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Triathlon wetsuits: 14 of the best tested and rated

14 tri-specific wetsuits, for every budget, are put to the test by Matt Baird and Jack Sexty. The first 7 are priced £75-£350 while the final 7 are priced £400-£650

Although you’re only in the thing for about 10-20% of your race, a tri-specific wetsuit can make or break your race. An ill-fitting, poorly-chosen suit will leave you sinking in the aqua with a sore neck; whereas your optimum suit will aid all those hours of pool training and make you look and feel a million dollars.

When it comes to buying your tri wetsuit, our mantra is ‘try before you buy’, as the sizes can vary hugely. Find a tri retailer or tri expo to try the suits. If not, ensure the online seller has a decent returns policy.

Also keep your own swim ability to the forefront of your mind when picking. Be aware that many top-end features – wafer-thin neoprene and a reduction in buoyancy – are lost on, or even detrimental to, beginner swimmers. Those with sinking bums should look for increased neoprene thickness with enhanced buoyancy, while swift human fishes
should focus further on flexibility.

Matt, our features ed, is your entry to mid-level guide, while Jack, our top age-grouper staff writer, takes on the top-end suits. Matt will give a closer examination to buoyancy for sinking bodies, while Jack will examine the auxiliary features such as speed cuffs and reverse zippers, plus how fast it feels in the water.

What to look for in a triathlon wetsuit

How much buoyancy does your triathlon wetsuit need?

How we tested the wetsuits

We were lucky enough to test these suits in the warm waters of Club La Santa’s lagoon in Lanzarote in March, as well as some early UK swims. This afforded us the opportunity to test them in summer seawater temps, dealing with waves and currents to fully judge their performance. Each was tested for fit, performance, buoyancy, comfort, hydrodynamics, added features, durability, ability of zipper, removal speed and budget.



 We tested the 5mm Challenger in 2016 and it mostly impressed, providing a surprising flex in the arms for a £109 suit. This year we’ve got the cheaper 3mm Challenger but had to swap our usual medium for a small due to serious oversized fit issues. Baggy is never a term you want to hear with a wetsuit but the 1.5mm Megastretch underarm panels felt loose. Positively, where the 5mm version has excessive buoyancy, the 3mm core here is more balanced in the water and easier to run in to T1. The water ingress around the neck has also been reduced and it’s quick to remove, and it coped well with 10ºC Gower Peninsula water. 

Verdict: plenty of positives for the price but arm issues 71%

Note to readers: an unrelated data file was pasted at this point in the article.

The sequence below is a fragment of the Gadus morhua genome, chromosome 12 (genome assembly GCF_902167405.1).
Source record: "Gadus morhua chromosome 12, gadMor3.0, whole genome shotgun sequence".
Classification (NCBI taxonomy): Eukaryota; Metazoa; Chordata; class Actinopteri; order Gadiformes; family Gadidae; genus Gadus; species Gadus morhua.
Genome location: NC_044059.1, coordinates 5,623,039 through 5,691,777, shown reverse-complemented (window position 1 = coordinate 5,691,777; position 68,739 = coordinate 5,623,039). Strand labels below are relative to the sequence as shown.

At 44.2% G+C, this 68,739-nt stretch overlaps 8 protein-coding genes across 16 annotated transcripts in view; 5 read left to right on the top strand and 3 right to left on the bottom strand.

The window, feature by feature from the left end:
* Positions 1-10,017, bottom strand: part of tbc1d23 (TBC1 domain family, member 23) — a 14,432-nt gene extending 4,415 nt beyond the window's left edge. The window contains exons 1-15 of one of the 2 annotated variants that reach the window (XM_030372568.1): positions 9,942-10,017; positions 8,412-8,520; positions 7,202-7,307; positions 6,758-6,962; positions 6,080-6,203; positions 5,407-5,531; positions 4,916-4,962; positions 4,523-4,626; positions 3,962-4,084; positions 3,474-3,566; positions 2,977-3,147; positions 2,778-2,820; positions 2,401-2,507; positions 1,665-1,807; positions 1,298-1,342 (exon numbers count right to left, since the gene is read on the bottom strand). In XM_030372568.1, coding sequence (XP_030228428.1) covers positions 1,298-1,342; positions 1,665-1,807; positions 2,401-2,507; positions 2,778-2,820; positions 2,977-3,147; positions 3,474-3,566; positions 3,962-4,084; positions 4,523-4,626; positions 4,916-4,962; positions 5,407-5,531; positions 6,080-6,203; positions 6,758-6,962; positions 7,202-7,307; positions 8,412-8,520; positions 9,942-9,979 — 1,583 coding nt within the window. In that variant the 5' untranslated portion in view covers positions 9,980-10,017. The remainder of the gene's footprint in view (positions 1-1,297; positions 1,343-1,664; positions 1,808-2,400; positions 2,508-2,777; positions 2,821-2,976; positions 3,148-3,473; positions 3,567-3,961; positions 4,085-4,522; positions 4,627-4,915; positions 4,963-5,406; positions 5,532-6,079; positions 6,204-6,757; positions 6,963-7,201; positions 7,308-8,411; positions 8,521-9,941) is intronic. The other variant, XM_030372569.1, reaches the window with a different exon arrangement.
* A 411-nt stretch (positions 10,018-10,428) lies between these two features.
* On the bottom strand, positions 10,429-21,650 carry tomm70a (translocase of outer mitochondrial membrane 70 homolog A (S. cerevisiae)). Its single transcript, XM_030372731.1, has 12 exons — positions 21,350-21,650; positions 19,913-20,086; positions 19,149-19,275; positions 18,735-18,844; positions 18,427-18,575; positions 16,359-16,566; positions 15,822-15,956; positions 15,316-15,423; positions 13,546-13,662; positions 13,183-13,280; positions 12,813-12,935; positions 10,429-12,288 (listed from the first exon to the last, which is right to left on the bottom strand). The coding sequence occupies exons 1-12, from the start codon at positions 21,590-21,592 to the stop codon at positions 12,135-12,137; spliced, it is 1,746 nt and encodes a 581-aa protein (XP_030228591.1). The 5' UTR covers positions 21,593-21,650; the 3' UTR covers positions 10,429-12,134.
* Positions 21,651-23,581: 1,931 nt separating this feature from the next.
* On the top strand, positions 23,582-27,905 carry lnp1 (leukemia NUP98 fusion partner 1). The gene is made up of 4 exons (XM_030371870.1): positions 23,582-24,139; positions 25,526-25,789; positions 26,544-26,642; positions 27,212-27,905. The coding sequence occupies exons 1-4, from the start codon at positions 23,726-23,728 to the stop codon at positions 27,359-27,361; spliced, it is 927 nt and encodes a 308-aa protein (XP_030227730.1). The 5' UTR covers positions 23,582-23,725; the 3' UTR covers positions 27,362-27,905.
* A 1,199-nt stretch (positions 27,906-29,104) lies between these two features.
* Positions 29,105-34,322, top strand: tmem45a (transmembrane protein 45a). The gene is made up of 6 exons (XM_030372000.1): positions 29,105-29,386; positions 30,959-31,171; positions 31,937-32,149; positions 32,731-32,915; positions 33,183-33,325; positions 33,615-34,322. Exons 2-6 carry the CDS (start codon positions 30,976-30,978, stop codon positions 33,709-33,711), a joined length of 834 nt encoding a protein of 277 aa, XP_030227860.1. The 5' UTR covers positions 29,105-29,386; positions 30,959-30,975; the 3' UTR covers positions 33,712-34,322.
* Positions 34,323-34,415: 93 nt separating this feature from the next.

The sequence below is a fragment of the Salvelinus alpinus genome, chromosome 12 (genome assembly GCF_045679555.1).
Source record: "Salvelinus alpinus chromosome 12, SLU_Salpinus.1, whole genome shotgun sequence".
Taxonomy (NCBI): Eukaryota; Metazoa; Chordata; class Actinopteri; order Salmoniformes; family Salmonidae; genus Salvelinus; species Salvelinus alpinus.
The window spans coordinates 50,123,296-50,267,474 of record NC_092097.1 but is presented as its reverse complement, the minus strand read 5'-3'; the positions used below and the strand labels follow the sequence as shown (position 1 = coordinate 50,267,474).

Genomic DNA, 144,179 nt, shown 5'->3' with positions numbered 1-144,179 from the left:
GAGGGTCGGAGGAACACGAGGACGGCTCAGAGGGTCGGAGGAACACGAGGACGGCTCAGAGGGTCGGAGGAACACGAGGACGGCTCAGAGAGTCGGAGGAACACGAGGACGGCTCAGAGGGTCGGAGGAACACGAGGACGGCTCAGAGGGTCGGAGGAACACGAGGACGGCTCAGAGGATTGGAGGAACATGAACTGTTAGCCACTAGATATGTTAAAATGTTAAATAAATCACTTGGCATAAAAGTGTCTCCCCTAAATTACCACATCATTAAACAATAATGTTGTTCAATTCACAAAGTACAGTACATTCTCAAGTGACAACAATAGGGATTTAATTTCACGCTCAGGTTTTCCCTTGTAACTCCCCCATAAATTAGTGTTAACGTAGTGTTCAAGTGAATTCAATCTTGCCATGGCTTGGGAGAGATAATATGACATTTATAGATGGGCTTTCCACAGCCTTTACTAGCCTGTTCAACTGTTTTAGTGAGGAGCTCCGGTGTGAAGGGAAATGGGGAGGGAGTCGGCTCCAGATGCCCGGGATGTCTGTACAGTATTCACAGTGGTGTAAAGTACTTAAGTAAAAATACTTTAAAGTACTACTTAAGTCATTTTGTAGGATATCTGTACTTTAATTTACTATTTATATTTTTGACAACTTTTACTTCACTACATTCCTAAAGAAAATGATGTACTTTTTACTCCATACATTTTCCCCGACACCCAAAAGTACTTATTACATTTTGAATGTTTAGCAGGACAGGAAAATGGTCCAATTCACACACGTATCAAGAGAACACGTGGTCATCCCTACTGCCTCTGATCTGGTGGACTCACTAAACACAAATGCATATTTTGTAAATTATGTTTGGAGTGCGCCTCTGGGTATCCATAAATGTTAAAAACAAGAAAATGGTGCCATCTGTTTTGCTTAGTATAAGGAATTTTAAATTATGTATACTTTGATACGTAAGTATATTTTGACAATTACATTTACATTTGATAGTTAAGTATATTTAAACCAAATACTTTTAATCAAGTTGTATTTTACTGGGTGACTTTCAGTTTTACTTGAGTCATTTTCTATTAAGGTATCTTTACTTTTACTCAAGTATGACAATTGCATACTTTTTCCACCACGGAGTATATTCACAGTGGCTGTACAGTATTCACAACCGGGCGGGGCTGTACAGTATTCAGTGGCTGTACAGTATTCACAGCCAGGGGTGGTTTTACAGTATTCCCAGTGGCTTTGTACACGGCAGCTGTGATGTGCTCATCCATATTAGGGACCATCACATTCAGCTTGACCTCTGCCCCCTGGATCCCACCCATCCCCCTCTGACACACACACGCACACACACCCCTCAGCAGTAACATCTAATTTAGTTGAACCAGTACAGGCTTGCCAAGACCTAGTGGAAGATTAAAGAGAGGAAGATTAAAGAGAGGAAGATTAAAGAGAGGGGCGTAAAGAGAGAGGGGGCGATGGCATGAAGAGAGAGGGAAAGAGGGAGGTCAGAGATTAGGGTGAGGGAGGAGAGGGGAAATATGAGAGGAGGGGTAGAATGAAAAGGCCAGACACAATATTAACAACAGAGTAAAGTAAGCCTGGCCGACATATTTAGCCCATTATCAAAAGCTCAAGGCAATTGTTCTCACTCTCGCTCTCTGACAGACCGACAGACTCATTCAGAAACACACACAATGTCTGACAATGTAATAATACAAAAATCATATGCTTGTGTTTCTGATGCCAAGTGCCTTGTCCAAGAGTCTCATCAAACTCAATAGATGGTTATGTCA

Wiggle in-house brand Dhb may not have bothered to give this Wetsuit a name, but plenty of thought has gone into the creation of this budget suit. We reviewed the 2016 model and this latest version is an improvement, with the new ankles and cuffs reducing the water ingress and also making it even swifter to remove. Surprisingly for a sub-£100 suit, it’s not overly buoyant (beginners may actually appreciate more thickness in the legs) but the 2mm arm flexibility is adequate for short-course racing. The construction is durable and warm, and we experienced no neck rubbing over 1.5km due to the low neckline. 

Verdict: There’s much to admire in this  budget suit 84%

Buy from



Their tri-suits and wetsuits have always punched above their budget in our tests, no doubt helped by Aropec’s direct-selling model (which means you can’t try before you buy, but returns are free). The stylish Flying Fish sits at the top of their range and boasts 2mm neoprene on back, arms, hips and rear of legs to provide adequate flexibility. We found the neckline sits a little high and the 3mm on the front of legs and chest offer adequate buoyancy. We’re not huge fans of breakaway zips and all the pre-swim faff they bring, but the drainage channels are a neat touch at this price. 

Verdict: A reliable and stylish suit at a solid price 76%

Buy from




Roka have made a big splash in the wetsuit world, and if they’re still tricky to buy in the UK, they’re worth it. The Comp is the only wetsuit on this spread to offer sub-2mm thickness on the arms and it shows, with the best flexibility in the low- to mid-end suits. The 3mm of the core and 5mm of the legs is the optimum blend of lift for non-club swimmers, and there’s SCS Nano coating for speed. The neck has a comfortably low cut, but not at the expense of water ingress. It’s easier to remove than the previous Comp to complete a top-draw package at a welcome price.

Verdict: Unrivalled flexibility and spec for the price 92%

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Continue reading our guide to this year's 14 best triathlon wetsuits (2/4)


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What about Zone 3 Advanced? It was the best of low-mid range several weeks ago. Thank you for your answer.

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